Sisley Eau du Soir perfume review was first published in Cafleurebon
The Sisley brand was launched in 1976 by Hubert d’Ornano together with his wife, the countess Isabelle d’Ornano. Looking at their noble bloodline, we see that the passion for beauty also runs deep and far back in time, as Humbert’s father, Guillaume d’Ornano was the co-founder of Lancome in 1935. After the second world war, Hubert and his brother Michael founded the fragrance company Jean d’Albret and the cosmetic prestige brand Orlane. After founding Sisley, Humbert d’Ormano led it for forty years, then passed on the chair to his son, the company remaining privately owned to this day, as a legacy of tradition and old-world luxury heritage.
Countess Isabelle Potocki’s life is nothing short of a fairytale – a member of the Polish royal family, grew up for the first two years in Lancut Castle, then forced by the war, together with her mother and sisters “with a suitcase and nothing else” left Poland and moved to Spain, then to England, before finally setting in Paris, where she met, fell in love and married Hubert d’Ornano.
The legend says that Eau du Soir perfume was a romantic gift from her husband to her – but, in reality, the story is more in tune with her vivid and hands-on spirit. In a rare interview, she reveals the story behind the creation of Eau du Soir:
“ – In 1990, when the Eau du Soir was created for you, what was your initial reaction?
– I was actually a part of the creation! I wore it for a long time because we haven’t decided to launch a second perfume. I was brought up in Spain and I was in love with the gardens. I’ve always been fascinated by the smell of the gardens — especially in the evenings. That’s why we called the fragrance Eau du Soir [Soir meaning night in French]. That smell is very much a smell of the syringa —it’s sort of an orange flower — and it smells especially strong in the evening. It’s not a very exuberant flower but it’s a small flower with a smell that you can recognize anywhere. The syringa was the starting point of the fragrance. However, a fragrance is a composition. It’s like a piece of music or even a picture. You have an idea, a subject and you build around it.”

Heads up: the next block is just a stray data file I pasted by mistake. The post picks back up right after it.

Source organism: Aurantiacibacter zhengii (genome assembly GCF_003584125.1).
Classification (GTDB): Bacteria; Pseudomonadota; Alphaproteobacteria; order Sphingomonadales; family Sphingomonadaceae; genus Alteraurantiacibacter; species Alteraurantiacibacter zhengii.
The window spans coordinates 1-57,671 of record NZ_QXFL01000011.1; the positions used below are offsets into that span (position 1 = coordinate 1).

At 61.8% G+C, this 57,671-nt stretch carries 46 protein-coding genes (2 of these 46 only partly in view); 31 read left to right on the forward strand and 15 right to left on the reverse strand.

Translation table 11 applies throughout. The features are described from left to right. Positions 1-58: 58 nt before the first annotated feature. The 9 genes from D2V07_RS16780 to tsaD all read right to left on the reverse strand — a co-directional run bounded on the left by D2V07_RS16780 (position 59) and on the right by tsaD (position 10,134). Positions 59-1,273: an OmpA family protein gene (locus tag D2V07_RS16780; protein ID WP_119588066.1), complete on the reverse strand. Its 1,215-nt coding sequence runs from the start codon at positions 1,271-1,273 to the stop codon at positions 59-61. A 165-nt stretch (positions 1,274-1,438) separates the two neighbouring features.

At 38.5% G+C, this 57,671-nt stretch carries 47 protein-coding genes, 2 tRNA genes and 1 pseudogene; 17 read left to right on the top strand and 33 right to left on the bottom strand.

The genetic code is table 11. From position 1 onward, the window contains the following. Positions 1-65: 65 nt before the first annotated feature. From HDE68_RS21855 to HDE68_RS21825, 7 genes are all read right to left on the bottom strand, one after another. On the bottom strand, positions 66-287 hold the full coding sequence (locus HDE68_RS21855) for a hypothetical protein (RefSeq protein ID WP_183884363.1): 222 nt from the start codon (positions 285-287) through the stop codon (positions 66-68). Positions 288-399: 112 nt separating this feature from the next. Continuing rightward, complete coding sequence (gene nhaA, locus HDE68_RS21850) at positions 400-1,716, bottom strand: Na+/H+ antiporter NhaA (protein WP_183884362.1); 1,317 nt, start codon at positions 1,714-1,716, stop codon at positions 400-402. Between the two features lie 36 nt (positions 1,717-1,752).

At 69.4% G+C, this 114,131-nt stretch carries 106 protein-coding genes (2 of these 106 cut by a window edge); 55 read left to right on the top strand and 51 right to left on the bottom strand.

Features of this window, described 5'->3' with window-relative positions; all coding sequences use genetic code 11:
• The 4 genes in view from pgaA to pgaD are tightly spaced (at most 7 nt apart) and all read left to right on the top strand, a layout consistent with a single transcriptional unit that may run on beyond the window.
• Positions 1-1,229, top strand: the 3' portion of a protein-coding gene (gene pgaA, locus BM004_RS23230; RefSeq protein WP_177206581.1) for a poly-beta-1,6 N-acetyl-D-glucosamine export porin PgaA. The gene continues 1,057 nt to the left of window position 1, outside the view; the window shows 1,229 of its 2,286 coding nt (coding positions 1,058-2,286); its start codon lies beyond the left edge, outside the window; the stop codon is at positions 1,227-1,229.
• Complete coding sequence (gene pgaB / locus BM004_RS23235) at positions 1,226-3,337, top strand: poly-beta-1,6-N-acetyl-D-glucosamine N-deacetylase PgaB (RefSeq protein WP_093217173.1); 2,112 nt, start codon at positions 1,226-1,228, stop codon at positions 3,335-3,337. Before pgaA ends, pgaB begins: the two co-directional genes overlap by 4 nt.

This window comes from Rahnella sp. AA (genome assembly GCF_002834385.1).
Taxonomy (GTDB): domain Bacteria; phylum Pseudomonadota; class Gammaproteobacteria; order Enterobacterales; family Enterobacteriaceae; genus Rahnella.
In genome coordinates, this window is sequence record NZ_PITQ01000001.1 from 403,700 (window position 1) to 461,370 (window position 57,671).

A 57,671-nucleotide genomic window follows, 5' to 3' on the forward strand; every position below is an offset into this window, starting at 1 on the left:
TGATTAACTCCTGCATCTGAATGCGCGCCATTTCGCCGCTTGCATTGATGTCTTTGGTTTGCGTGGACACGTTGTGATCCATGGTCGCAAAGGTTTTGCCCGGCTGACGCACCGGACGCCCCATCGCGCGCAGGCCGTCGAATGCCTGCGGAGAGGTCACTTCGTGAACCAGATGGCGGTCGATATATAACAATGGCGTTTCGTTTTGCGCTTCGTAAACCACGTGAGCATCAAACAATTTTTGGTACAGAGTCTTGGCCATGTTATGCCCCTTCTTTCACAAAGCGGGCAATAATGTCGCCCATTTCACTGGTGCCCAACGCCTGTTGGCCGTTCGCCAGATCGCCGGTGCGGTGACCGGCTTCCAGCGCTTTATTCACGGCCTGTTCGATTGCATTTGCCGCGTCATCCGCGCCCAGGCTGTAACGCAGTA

Eau du Soir was Countess Isabelle’s personal signature fragrance for nine years, and after almost a decade of compliments and questions, she decided to share with everybody and launch it worldwide.
On a personal note, as I have previously touched upon in my “fragrant awakening” I absolutely adore chypres, they are the fragrance genre that – to me – smells like home, mind you an imaginary home, one I have never seen but always felt gut-wrenching nostalgic for, ever since childhood. Eau du Soir checks all the bullet points of the typical chypre-tailored pattern: green, citrus top, bitter, oakmoss, but it’s also cut from a different, more modern fabric than the greatest hits vintage counterparts we all know and (some of us) love. Fuel of false memory infused with real nostalgia, at first sight, Eau du Soir can seem intimidating and/or aristocratically distant. Once you go under its spell though, there is no turning back.
Bottle of Sisley Eau du Soir, photo by Nicoleta 2
“Understated opulence” is the perfect association that came to my mind, the first time I encountered it, in an airport, in one of my first travels in the 2000s, and it quickly became THE aspirational perfume – the promise of a settled-in-flawless-maturity and pearl-wearing-tailored-powersuit-elegance I (luckily?) never reached in the way I pictured it back then. Wonderful to wear, comfortable like a second skin (once you make it yours); regardless of season (its beautiful bitter bite works perfectly with humid summer heat) not tied to an occasion – I have worn it to full glammed up “du soir” opera evenings and to morning walks in the park – it acts and feels like having a bubble of self-awareness and comfortable relaxation.
The beginning of the perfume is a perfectly blended green veil of aromatic and citrus notes making way into a perfectly cut maze of stern geometrical bushes – flowers come into play, but they are austere, drained of colour and painted in various shades of green: the crisp lily of the valley mixed with a thorny stern rose and a very serious jasmine. I don’t know how the syringa flower smells, but there’s a “night blooming” floral undercurrent flowing beneath, cooling and keeping the fragrance safe from any deviations from the course. Old moss-covered statues guard the exit of the maze, and a pale orange warmth comes, with the last rays of the sun, from the deep notes of the base: the musk, amber and patchouli.
Bottle of Sisley Eau du Soir, photo by Nicoleta 3
Sisley Eau du Soir was created in 1990 (but launched in 1999) and the nose was Jeannine Mongin. The bottle was designed by Polish sculptor Bronislaw Krzysztof.
Top notes: Mandarin, Grapefruit, Pepper
Middle notes: Syringa, Jasmine, Rose, Ylang-Ylang, Lily of the Valley, Iris, Genever Clove
Base notes: Musk, Amber, Oakmoss, Patchouli, Cistus